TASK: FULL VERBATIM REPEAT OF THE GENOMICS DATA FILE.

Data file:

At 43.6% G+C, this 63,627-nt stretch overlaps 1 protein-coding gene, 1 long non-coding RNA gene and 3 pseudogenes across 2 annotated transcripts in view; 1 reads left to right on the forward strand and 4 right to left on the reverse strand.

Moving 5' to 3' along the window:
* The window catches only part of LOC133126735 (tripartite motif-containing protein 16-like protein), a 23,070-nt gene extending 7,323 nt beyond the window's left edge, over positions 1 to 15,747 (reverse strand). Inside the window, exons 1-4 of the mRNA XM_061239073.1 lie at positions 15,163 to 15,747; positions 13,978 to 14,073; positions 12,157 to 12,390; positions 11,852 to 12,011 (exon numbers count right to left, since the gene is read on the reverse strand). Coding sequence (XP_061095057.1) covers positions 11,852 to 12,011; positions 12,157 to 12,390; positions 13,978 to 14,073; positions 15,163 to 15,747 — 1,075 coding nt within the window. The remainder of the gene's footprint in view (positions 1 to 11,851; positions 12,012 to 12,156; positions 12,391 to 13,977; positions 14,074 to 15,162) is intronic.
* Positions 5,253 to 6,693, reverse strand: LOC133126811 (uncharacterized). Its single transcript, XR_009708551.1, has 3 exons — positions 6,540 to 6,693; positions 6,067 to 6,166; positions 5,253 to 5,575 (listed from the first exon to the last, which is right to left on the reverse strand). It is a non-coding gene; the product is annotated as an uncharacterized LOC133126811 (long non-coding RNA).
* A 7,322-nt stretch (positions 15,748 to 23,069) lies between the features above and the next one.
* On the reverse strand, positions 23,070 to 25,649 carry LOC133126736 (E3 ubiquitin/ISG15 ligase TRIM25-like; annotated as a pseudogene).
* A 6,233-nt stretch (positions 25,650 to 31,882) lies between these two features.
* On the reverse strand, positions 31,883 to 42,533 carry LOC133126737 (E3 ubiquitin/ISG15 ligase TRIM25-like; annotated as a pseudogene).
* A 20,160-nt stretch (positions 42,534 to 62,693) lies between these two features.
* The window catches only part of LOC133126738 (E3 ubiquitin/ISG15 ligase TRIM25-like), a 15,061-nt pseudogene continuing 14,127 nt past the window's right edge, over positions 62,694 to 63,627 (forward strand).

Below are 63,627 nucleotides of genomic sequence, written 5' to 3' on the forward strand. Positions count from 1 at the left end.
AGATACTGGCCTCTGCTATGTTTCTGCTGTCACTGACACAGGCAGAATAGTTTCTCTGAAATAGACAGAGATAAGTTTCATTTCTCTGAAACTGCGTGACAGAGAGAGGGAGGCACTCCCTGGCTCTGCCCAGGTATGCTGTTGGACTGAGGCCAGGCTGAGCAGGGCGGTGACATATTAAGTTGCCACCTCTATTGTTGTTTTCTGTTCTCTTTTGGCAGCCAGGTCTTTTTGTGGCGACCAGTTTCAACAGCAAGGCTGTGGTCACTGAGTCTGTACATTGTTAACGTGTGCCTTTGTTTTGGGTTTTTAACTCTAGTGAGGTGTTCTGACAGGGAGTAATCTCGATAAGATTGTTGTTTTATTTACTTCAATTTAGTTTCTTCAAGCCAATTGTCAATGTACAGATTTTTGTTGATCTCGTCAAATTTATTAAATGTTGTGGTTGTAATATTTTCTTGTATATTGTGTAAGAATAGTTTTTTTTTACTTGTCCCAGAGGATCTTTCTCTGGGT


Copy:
At 43.6% G+C, this 63,627-nt stretch overlaps 1 protein-coding gene, 1 long non-coding RNA gene and 3 pseudogenes across 2 annotated transcripts in view; 1 reads left to right on the forward strand and 4 right to left on the reverse strand.

Moving 5' to 3' along the window:
* The window catches only part of LOC133126735 (tripartite motif-containing protein 16-like protein), a 23,070-nt gene extending 7,323 nt beyond the window's left edge, over positions 1 to 15,747 (reverse strand). Inside the window, exons 1-4 of the mRNA XM_061239073.1 lie at positions 15,163 to 15,747; positions 13,978 to 14,073; positions 12,157 to 12,390; positions 11,852 to 12,011 (exon numbers count right to left, since the gene is read on the reverse strand). Coding sequence (XP_061095057.1) covers positions 11,852 to 12,011; positions 12,157 to 12,390; positions 13,978 to 14,073; positions 15,163 to 15,747 — 1,075 coding nt within the window. The remainder of the gene's footprint in view (positions 1 to 11,851; positions 12,012 to 12,156; positions 12,391 to 13,977; positions 14,074 to 15,162) is intronic.
* Positions 5,253 to 6,693, reverse strand: LOC133126811 (uncharacterized). Its single transcript, XR_009708551.1, has 3 exons — positions 6,540 to 6,693; positions 6,067 to 6,166; positions 5,253 to 5,575 (listed from the first exon to the last, which is right to left on the reverse strand). It is a non-coding gene; the product is annotated as an uncharacterized LOC133126811 (long non-coding RNA).
* A 7,322-nt stretch (positions 15,748 to 23,069) lies between the features above and the next one.
* On the reverse strand, positions 23,070 to 25,649 carry LOC133126736 (E3 ubiquitin/ISG15 ligase TRIM25-like; annotated as a pseudogene).
* A 6,233-nt stretch (positions 25,650 to 31,882) lies between these two features.
* On the reverse strand, positions 31,883 to 42,533 carry LOC133126737 (E3 ubiquitin/ISG15 ligase TRIM25-like; annotated as a pseudogene).
* A 20,160-nt stretch (positions 42,534 to 62,693) lies between these two features.
* The window catches only part of LOC133126738 (E3 ubiquitin/ISG15 ligase TRIM25-like), a 15,061-nt pseudogene continuing 14,127 nt past the window's right edge, over positions 62,694 to 63,627 (forward strand).

Below are 63,627 nucleotides of genomic sequence, written 5' to 3' on the forward strand. Positions count from 1 at the left end.
AGATACTGGCCTCTGCTATGTTTCTGCTGTCACTGACACAGGCAGAATAGTTTCTCTGAAATAGACAGAGATAAGTTTCATTTCTCTGAAACTGCGTGACAGAGAGAGGGAGGCACTCCCTGGCTCTGCCCAGGTATGCTGTTGGACTGAGGCCAGGCTGAGCAGGGCGGTGACATATTAAGTTGCCACCTCTATTGTTGTTTTCTGTTCTCTTTTGGCAGCCAGGTCTTTTTGTGGCGACCAGTTTCAACAGCAAGGCTGTGGTCACTGAGTCTGTACATTGTTAACGTGTGCCTTTGTTTTGGGTTTTTAACTCTAGTGAGGTGTTCTGACAGGGAGTAATCTCGATAAGATTGTTGTTTTATTTACTTCAATTTAGTTTCTTCAAGCCAATTGTCAATGTACAGATTTTTGTTGATCTCGTCAAATTTATTAAATGTTGTGGTTGTAATATTTTCTTGTATATTGTGTAAGAATAGTTTTTTTTTACTTGTCCCAGAGGATCTTTCTCTGGGT